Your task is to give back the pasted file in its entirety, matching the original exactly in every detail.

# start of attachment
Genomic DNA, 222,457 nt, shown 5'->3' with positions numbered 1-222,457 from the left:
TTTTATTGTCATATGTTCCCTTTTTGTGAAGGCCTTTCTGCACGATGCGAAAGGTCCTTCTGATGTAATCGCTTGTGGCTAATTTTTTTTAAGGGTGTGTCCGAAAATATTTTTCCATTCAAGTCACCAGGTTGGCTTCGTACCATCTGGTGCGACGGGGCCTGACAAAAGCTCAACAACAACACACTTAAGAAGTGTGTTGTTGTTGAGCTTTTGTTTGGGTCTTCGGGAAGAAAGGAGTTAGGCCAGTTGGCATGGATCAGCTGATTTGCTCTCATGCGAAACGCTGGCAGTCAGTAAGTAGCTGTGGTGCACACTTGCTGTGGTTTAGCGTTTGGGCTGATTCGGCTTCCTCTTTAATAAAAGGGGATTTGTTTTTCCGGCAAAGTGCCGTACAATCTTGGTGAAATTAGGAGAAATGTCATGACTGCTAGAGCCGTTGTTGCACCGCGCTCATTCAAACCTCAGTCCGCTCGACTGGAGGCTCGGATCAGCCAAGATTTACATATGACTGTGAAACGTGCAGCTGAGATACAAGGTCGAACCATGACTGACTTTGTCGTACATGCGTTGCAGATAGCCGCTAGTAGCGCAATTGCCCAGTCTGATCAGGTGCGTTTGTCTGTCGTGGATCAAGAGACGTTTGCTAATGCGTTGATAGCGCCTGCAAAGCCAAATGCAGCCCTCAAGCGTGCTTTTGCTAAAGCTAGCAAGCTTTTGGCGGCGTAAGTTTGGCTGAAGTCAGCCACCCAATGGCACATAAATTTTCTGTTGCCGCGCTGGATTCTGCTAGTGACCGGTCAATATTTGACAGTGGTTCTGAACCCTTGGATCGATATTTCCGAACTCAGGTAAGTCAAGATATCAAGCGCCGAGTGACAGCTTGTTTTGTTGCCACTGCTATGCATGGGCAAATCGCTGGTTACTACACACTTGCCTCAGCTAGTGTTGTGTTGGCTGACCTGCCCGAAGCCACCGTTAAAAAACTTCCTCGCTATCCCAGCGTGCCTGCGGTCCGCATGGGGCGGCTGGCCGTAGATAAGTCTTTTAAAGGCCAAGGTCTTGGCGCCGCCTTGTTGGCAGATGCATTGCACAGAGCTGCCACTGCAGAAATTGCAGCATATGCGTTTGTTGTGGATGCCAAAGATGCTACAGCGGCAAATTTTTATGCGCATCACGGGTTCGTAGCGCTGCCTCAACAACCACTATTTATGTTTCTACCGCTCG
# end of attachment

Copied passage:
Genomic DNA, 222,457 nt, shown 5'->3' with positions numbered 1-222,457 from the left:
TTTTATTGTCATATGTTCCCTTTTTGTGAAGGCCTTTCTGCACGATGCGAAAGGTCCTTCTGATGTAATCGCTTGTGGCTAATTTTTTTTAAGGGTGTGTCCGAAAATATTTTTCCATTCAAGTCACCAGGTTGGCTTCGTACCATCTGGTGCGACGGGGCCTGACAAAAGCTCAACAACAACACACTTAAGAAGTGTGTTGTTGTTGAGCTTTTGTTTGGGTCTTCGGGAAGAAAGGAGTTAGGCCAGTTGGCATGGATCAGCTGATTTGCTCTCATGCGAAACGCTGGCAGTCAGTAAGTAGCTGTGGTGCACACTTGCTGTGGTTTAGCGTTTGGGCTGATTCGGCTTCCTCTTTAATAAAAGGGGATTTGTTTTTCCGGCAAAGTGCCGTACAATCTTGGTGAAATTAGGAGAAATGTCATGACTGCTAGAGCCGTTGTTGCACCGCGCTCATTCAAACCTCAGTCCGCTCGACTGGAGGCTCGGATCAGCCAAGATTTACATATGACTGTGAAACGTGCAGCTGAGATACAAGGTCGAACCATGACTGACTTTGTCGTACATGCGTTGCAGATAGCCGCTAGTAGCGCAATTGCCCAGTCTGATCAGGTGCGTTTGTCTGTCGTGGATCAAGAGACGTTTGCTAATGCGTTGATAGCGCCTGCAAAGCCAAATGCAGCCCTCAAGCGTGCTTTTGCTAAAGCTAGCAAGCTTTTGGCGGCGTAAGTTTGGCTGAAGTCAGCCACCCAATGGCACATAAATTTTCTGTTGCCGCGCTGGATTCTGCTAGTGACCGGTCAATATTTGACAGTGGTTCTGAACCCTTGGATCGATATTTCCGAACTCAGGTAAGTCAAGATATCAAGCGCCGAGTGACAGCTTGTTTTGTTGCCACTGCTATGCATGGGCAAATCGCTGGTTACTACACACTTGCCTCAGCTAGTGTTGTGTTGGCTGACCTGCCCGAAGCCACCGTTAAAAAACTTCCTCGCTATCCCAGCGTGCCTGCGGTCCGCATGGGGCGGCTGGCCGTAGATAAGTCTTTTAAAGGCCAAGGTCTTGGCGCCGCCTTGTTGGCAGATGCATTGCACAGAGCTGCCACTGCAGAAATTGCAGCATATGCGTTTGTTGTGGATGCCAAAGATGCTACAGCGGCAAATTTTTATGCGCATCACGGGTTCGTAGCGCTGCCTCAACAACCACTATTTATGTTTCTACCGCTCG